Vic Domen noted the successful challenge mounted in 2017 by DOJ along with 11 states and the District of Columbia against the Anthem-Cigna merger. The former antitrust task force chair of the NAAG said the Richmond, Virginia, area became “kind of the poster child for why this merger should not take place on a national level.”
“What that tells me is that it doesn't just have to have an impact on every single state in the country,” said Domen, now with Norton Rose Fulbright. “It could have just been Virginia bringing the challenge, showing the impact on Richmond, and killing the entire national deal.”
On that point, a source who declined to speak for attribution said: “It is really a silly position for the DOJ to take because it is often the case where the antitrust division will focus on a particular market to draw conclusions about a national merger, and that local market itself can sink the deal.”
Ferguson, writing in his letter, said “states — and for that matter private parties — have every right to bring a merger challenge that the evidence and the law warrants, regardless of the position of the federal enforcers, or whether the markets are national or local.”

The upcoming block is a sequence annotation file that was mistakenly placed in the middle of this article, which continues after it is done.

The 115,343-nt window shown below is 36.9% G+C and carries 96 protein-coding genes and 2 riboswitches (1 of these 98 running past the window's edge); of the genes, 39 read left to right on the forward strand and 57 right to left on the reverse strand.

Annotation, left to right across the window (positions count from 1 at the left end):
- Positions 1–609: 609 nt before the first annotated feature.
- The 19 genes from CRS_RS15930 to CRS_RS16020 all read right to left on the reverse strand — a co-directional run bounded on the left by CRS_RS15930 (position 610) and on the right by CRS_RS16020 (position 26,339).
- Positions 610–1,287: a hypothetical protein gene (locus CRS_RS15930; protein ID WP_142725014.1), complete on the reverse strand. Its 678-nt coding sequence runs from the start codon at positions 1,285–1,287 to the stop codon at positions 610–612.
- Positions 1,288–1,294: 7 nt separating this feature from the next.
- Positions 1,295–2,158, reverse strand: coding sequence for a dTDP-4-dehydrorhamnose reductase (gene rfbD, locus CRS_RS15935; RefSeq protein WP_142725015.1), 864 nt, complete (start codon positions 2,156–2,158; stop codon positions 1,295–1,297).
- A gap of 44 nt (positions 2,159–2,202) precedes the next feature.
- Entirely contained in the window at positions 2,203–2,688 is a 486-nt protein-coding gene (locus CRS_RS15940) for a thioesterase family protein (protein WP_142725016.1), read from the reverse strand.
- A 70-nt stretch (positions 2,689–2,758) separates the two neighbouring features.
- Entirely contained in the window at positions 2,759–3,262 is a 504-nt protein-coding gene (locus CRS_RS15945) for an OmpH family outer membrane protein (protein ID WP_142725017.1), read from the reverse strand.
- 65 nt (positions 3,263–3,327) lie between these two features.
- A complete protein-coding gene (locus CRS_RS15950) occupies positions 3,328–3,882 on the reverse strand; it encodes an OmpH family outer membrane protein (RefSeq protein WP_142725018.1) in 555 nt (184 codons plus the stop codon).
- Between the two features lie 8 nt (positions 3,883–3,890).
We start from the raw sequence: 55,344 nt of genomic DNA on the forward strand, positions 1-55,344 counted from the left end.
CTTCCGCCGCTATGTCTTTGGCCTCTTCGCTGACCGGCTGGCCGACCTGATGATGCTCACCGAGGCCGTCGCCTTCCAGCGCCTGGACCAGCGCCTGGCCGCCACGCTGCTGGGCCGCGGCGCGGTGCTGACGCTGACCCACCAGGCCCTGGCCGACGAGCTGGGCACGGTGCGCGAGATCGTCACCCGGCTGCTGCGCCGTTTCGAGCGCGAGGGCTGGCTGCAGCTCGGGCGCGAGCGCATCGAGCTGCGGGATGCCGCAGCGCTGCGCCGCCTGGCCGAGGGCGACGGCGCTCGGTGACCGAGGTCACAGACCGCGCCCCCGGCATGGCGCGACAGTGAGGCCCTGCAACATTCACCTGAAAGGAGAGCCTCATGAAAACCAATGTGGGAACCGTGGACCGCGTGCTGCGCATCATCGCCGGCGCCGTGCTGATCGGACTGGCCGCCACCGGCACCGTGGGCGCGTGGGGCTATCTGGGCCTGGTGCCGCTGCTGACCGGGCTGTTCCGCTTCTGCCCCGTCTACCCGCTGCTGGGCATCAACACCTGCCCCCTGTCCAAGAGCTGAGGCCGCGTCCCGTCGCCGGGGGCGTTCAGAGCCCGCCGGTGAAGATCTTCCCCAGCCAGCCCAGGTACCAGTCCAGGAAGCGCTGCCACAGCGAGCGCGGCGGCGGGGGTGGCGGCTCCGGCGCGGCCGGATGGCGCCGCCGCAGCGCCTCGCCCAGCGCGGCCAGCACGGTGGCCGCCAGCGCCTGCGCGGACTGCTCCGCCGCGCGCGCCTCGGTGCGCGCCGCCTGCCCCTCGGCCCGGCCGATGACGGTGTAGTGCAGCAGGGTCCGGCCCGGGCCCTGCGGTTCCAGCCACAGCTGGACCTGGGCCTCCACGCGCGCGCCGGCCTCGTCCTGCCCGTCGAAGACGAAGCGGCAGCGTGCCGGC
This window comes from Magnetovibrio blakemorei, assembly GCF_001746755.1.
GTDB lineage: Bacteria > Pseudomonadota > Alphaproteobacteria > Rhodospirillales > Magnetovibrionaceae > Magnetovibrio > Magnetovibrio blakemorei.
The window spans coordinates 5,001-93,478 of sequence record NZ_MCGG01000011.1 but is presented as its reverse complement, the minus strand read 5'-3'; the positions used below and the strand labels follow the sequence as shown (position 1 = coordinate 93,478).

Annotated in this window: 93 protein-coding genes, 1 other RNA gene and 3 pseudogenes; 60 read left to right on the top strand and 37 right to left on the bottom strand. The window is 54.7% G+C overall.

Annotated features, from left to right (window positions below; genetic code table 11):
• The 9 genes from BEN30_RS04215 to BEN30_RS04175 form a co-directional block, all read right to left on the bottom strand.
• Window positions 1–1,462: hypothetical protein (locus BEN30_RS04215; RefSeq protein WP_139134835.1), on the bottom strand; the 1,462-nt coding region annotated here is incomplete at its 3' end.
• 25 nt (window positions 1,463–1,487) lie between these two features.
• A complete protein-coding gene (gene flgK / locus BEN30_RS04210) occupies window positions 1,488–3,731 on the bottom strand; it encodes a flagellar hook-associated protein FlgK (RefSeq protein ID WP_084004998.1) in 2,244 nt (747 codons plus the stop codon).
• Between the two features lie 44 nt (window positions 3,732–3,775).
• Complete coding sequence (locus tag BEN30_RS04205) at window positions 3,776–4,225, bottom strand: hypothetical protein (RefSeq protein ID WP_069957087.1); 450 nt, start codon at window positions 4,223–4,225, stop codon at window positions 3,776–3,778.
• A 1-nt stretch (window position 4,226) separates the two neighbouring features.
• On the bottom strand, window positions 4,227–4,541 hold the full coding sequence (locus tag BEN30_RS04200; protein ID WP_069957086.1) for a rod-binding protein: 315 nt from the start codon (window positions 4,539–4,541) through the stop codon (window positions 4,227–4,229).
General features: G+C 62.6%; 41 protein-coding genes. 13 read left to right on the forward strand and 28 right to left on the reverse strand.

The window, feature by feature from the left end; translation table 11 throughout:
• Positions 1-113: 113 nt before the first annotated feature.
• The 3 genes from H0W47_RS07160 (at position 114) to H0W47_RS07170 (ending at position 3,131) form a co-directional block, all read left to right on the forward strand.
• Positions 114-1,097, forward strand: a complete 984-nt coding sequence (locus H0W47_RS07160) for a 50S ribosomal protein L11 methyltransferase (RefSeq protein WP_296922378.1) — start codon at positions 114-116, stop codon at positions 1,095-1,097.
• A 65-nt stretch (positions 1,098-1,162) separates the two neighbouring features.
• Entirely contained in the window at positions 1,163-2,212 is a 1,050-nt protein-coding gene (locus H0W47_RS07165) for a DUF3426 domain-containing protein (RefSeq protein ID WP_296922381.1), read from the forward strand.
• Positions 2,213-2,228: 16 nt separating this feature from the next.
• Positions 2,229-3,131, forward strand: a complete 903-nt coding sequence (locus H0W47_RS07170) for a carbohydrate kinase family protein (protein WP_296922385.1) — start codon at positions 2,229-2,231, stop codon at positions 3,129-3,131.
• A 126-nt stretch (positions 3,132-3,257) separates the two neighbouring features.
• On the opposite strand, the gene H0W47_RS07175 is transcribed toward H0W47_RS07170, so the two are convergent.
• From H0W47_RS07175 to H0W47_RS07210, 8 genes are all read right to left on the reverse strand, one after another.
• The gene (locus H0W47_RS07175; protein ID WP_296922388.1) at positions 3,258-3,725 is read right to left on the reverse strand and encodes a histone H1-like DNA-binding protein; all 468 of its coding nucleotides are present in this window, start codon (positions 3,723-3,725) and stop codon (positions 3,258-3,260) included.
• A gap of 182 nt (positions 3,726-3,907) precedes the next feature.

In an e-mail, a DOJ spokesman responded that the antitrust division “has always valued its relationships with state enforcers and believes they can play an important role. In fact, in 2019, it filed the first-ever amicus brief that was joined by several states.”
“In the Sprint/T-Mobile [merger], we recognized the role of state enforcers and worked with them throughout the investigation. In our statement of interest, the division respectfully argued its longstanding bipartisan — at least twenty-year-old — position that the remedy agreed to by the two expert agencies tasked by Congress with protecting the public interest should be considered by the district court in its analysis,” the spokesman wrote.
As the rhetoric on both sides heats up, Allen, who also is the senior assistant attorney general in the Virginia AG’s office, said the relationship between the states and the division has had ups and downs over the years.
“It tends to come and go with the philosophy of the current administration,” she said. “So, it is not that the staff attorneys in the agency itself have a shift in opinion — it is the administration.”
Despite the disagreements, Allen said: “We’re still working with [DOJ] and want to work with DOJ. We have a separate investigation in Google, but we are cooperating with them on their parallel Google investigation. And we’re working with them on a couple of other non-public investigations.”
When working with the Federal Trade Commission, which shares jurisdiction over mergers with the DOJ, “you assure them of your confidentiality protections and then you start working together,” Allen said. “We want it to be that easy with DOJ, too.”